How to Overcome Fear of Abandonment: 7 Don’ts and 10 Do’s


It isn’t fear of abandonment that sabotages our relationships, it’s how we handle it.

Fear of abandonment is primal fear – not something we get rid of.   It is essential and universal to all human beings, a driving force in our connections.  It can either interfere in them or reinforce them.

Once we learn how to deal with this primal fear, we access its healing properties.

Feeling attracted to someone triggers this fear.  How many times have I heard:  “I’m too vulnerable…too insecure to be in a relationship.”  So many people complain that abandonment imprisons them behind a wall of their own making.  They get caught up in patterns of constant re-abandonment (abandoholism), or avoid relationships altogether to avoid the pain (abandophobism), or are in a relationship but feel chronic heartache.  They’re shrouded in shame for feeling so needy.

There is a way out of these self-isolating patterns.  First, what didn’t work:

  1. Having unrealistic expectations toward your partner, wanting too much too soon.  You overreact and over-need, which makes you feel less about yourself and your partner less about you.
  2. Trying to squelch the feelings.  You know your insecurity is turning your partner off, but can’t find the magic dial to turn down the fear.
  3. Trying to manipulate your partner into doing things to make you more secure.  This increases pressure on the relationship and reduces its mutuality quotient.
  4. Trying to disguise your emotional suction cups as coyness or anger. Your suction cups are aiming straight at your partner no matter how you play it and they get detected by your partner’s special radar.
  5. Twisting yourself into a pretzel to hide your panic. In trying to save the relationship, you lose your authenticity.
  6. Making your partner feel emotionally responsible toward you. This creates that awful dynamic where you need them more than they need you. As the gulf widens, your desperation intensifies, creating a vicious cycle.
  7. Loathing yourself when you experience your insecurity driving your partner away.   But don’t panic! You can turn it around!


What to do:

  1. Stop beating yourself up.  Fear of abandonment is involuntary.  You didn’t cause it.  It’s not something you signed up for.  It found you.
  2. Accept this fear as part or being human. Give yourself unconditional self love and compassion rather than judge yourself as “weak.”
  3. Choose to stop laying your insecurity at your partner’s (or anyone else’s) feet.
  4. This means taking 100% responsibility when your fear erupts rather than expecting your partner to “fix it” (even if he triggered it).
  5. Vow to use abandonment fear as an opportunity to develop emotional self reliance.
  6. Approach your partner with self-confidence born of self-responsibility.
  7. This doesn’t happen by osmosis, but by becoming actively engaged in abandonment recovery. The tools help you systematically administer to your own emotional needs so you don’t have to rely on your partner to do it.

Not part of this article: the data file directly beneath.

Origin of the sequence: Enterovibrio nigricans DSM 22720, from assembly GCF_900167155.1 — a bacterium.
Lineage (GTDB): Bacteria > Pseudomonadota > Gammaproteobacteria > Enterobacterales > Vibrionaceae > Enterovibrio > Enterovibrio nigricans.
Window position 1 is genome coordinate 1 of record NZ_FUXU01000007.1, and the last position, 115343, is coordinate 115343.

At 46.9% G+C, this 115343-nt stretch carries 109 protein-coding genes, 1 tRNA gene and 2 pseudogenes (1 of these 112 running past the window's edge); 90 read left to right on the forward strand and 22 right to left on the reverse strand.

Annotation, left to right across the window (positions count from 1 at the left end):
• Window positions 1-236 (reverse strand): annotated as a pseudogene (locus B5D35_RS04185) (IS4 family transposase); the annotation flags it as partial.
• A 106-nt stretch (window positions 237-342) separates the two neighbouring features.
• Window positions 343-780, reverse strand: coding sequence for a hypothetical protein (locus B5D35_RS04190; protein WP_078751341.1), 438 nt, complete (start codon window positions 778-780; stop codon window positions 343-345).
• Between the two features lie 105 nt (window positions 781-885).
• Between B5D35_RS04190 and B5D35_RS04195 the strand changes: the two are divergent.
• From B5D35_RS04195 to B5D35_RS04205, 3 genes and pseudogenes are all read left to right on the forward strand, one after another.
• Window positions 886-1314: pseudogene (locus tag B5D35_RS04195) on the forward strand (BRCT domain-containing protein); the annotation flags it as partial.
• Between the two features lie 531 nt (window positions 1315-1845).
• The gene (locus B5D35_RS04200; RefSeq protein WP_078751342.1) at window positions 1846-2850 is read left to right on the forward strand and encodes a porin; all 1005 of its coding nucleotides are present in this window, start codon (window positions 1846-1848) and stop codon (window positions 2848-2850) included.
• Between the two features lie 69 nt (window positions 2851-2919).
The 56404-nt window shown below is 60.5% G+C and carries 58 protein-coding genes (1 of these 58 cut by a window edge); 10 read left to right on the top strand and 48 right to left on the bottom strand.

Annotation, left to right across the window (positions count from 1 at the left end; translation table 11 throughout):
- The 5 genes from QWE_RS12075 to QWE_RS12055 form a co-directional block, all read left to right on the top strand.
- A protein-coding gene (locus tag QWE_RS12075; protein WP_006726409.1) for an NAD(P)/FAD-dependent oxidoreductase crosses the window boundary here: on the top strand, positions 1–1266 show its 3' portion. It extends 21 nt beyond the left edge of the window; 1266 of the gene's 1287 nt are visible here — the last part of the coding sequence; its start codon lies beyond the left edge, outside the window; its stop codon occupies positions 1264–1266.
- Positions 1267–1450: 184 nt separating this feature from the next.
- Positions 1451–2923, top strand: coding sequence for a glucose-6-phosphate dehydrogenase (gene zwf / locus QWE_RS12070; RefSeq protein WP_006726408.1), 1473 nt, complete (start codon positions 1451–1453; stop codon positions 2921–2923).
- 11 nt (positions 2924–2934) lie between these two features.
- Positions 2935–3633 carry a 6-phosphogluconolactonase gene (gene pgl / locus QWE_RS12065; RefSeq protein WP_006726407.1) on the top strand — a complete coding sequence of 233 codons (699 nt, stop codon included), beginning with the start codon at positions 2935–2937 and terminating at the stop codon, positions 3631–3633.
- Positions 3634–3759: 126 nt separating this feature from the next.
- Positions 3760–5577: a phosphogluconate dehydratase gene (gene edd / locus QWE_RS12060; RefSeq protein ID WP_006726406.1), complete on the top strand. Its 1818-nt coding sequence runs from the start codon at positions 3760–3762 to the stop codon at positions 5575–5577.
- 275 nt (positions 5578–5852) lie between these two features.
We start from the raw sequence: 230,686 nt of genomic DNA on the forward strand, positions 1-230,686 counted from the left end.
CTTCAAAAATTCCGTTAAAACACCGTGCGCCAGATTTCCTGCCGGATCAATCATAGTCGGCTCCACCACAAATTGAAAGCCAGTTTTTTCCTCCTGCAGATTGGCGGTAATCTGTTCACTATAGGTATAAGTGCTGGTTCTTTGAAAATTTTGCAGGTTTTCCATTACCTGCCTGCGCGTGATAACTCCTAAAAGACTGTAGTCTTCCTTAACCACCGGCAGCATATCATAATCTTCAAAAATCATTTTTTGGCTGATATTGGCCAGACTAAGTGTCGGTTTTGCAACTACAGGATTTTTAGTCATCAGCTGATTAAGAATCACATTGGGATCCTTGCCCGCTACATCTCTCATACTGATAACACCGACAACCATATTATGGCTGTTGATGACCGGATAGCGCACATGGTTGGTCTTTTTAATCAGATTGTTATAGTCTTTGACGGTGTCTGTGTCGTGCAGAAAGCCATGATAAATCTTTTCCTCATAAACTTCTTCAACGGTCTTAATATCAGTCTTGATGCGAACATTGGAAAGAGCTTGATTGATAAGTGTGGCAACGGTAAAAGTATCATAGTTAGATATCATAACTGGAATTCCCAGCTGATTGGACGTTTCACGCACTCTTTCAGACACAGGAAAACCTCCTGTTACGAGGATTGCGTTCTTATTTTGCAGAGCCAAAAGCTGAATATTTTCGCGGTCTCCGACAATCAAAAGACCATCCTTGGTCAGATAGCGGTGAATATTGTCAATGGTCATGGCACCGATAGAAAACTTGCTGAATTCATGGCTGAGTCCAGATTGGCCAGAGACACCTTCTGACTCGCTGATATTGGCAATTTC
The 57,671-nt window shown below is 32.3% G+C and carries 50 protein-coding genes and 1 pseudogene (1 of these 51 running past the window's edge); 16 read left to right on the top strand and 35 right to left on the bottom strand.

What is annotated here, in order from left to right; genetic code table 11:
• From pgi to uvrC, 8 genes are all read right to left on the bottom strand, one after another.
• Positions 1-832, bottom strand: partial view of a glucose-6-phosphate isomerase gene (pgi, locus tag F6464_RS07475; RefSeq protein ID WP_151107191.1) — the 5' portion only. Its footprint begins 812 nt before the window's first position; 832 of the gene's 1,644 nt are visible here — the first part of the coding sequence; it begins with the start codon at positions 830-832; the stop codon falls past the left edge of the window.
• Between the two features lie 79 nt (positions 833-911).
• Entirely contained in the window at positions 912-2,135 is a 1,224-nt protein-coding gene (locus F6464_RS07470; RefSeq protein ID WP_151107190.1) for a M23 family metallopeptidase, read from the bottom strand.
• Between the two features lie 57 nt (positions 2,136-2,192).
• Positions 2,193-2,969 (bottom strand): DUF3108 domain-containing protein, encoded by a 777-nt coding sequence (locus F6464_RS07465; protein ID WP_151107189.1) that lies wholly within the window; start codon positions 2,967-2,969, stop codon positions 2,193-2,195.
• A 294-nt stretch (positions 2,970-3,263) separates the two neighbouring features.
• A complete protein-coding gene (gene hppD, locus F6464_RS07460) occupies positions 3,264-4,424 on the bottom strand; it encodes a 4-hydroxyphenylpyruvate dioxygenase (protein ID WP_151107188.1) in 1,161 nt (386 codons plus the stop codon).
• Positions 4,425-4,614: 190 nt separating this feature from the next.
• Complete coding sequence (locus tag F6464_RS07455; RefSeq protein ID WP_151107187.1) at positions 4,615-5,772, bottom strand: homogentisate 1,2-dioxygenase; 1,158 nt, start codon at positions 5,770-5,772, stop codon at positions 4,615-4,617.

8. Exude the reality that it’s no one else’s responsibility but yours to make you feel secure.  The minute you look to your partner for the solution (and she doesn’t comply), you give your power away.
  9. Take the leap of emotional self reliance but be accepting of yourself in the process.  We don’t accomplish this perfectly or for once and for all. The road to emotional self-reliance is slow, steady, and sporadic.
  10. When you catch yourself once again looking to your partner for reassurance, just re-direct! Get back on track!  Become 100% responsible for your own wellbeing.


Transforming abandonment fear into emotional self-reliance involves radical acceptance of your separateness as an individual.  First you stop laying your insecurity at the feet of your partner, and then take responsibility for your own emotional needs.  The hands-on exercises are there to help you become self assured and in healthy connections.

© Susan Anderson October 19 2012

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  1. saadiqa says:

    this really helped me a lot. now that I know I can fix it.

  2. Nasja says:

    Thank you.

  3. Nasja says:

    Thank you. :)

  4. K says:

    This is the most pro-active bit I have seen in a while. Thank you very much for helping me get back on track! Gung ho!

  5. D-Campbell says:

    I’m in full recovery but read this article daily to help me stay on track!! Its so helpful, informative and gives me such a needed boost!
    Thank you :-)

  6. Nikki says:

    Thanks. You mentoned a couple of tips I will start using, today.

  7. T says:

    Thank you for your great article. It is truly a bless to have found someone with experience on this common yet not well known fear.
    On point 7, “The tools help you systematically administer to your emotional needs”. What tools are we exactly referring to?

    Thank you for your great help

  8. Jim O'Shea says:

    I think it is almost impossible to banish a fear of abandonment. it is a core fear. I feel that desensitisation is probably the only way to allay it. it is one of the most painful ways of being, breeding anxiety and jealousy. deep breathing (abdominal breathing) is of some help and talking about it. I wish I had more to offer, but I have tried in vain to shake it off and used every tool at my disposal. at least I have some understanding of how my clients who suffer from this fee. regards, Jim O’Shea